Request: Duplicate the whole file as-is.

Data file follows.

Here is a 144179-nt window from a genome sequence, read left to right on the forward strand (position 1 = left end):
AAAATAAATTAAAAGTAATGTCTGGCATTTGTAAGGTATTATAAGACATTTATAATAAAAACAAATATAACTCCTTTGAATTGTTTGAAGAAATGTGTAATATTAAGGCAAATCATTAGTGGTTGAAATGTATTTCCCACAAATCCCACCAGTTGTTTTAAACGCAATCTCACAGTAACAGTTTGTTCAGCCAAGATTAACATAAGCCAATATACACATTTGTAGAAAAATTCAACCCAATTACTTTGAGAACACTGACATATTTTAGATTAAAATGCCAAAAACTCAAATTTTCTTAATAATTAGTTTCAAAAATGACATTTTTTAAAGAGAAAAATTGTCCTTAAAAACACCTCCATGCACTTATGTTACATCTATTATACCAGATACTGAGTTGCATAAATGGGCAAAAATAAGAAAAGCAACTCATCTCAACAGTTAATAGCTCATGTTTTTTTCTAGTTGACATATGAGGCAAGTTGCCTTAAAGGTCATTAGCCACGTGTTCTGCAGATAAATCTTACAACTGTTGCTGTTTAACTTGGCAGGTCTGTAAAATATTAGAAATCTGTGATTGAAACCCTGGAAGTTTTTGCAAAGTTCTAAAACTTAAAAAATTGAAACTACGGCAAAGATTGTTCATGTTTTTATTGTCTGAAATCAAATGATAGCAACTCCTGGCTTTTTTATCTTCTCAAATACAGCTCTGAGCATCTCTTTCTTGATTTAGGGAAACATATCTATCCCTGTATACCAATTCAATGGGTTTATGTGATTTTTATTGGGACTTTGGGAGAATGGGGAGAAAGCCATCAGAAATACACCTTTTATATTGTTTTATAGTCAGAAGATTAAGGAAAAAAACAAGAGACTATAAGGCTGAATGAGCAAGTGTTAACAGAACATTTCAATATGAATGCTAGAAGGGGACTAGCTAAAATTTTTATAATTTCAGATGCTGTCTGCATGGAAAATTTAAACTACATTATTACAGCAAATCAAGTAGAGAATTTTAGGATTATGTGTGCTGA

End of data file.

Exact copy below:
Here is a 144179-nt window from a genome sequence, read left to right on the forward strand (position 1 = left end):
AAAATAAATTAAAAGTAATGTCTGGCATTTGTAAGGTATTATAAGACATTTATAATAAAAACAAATATAACTCCTTTGAATTGTTTGAAGAAATGTGTAATATTAAGGCAAATCATTAGTGGTTGAAATGTATTTCCCACAAATCCCACCAGTTGTTTTAAACGCAATCTCACAGTAACAGTTTGTTCAGCCAAGATTAACATAAGCCAATATACACATTTGTAGAAAAATTCAACCCAATTACTTTGAGAACACTGACATATTTTAGATTAAAATGCCAAAAACTCAAATTTTCTTAATAATTAGTTTCAAAAATGACATTTTTTAAAGAGAAAAATTGTCCTTAAAAACACCTCCATGCACTTATGTTACATCTATTATACCAGATACTGAGTTGCATAAATGGGCAAAAATAAGAAAAGCAACTCATCTCAACAGTTAATAGCTCATGTTTTTTTCTAGTTGACATATGAGGCAAGTTGCCTTAAAGGTCATTAGCCACGTGTTCTGCAGATAAATCTTACAACTGTTGCTGTTTAACTTGGCAGGTCTGTAAAATATTAGAAATCTGTGATTGAAACCCTGGAAGTTTTTGCAAAGTTCTAAAACTTAAAAAATTGAAACTACGGCAAAGATTGTTCATGTTTTTATTGTCTGAAATCAAATGATAGCAACTCCTGGCTTTTTTATCTTCTCAAATACAGCTCTGAGCATCTCTTTCTTGATTTAGGGAAACATATCTATCCCTGTATACCAATTCAATGGGTTTATGTGATTTTTATTGGGACTTTGGGAGAATGGGGAGAAAGCCATCAGAAATACACCTTTTATATTGTTTTATAGTCAGAAGATTAAGGAAAAAAACAAGAGACTATAAGGCTGAATGAGCAAGTGTTAACAGAACATTTCAATATGAATGCTAGAAGGGGACTAGCTAAAATTTTTATAATTTCAGATGCTGTCTGCATGGAAAATTTAAACTACATTATTACAGCAAATCAAGTAGAGAATTTTAGGATTATGTGTGCTGA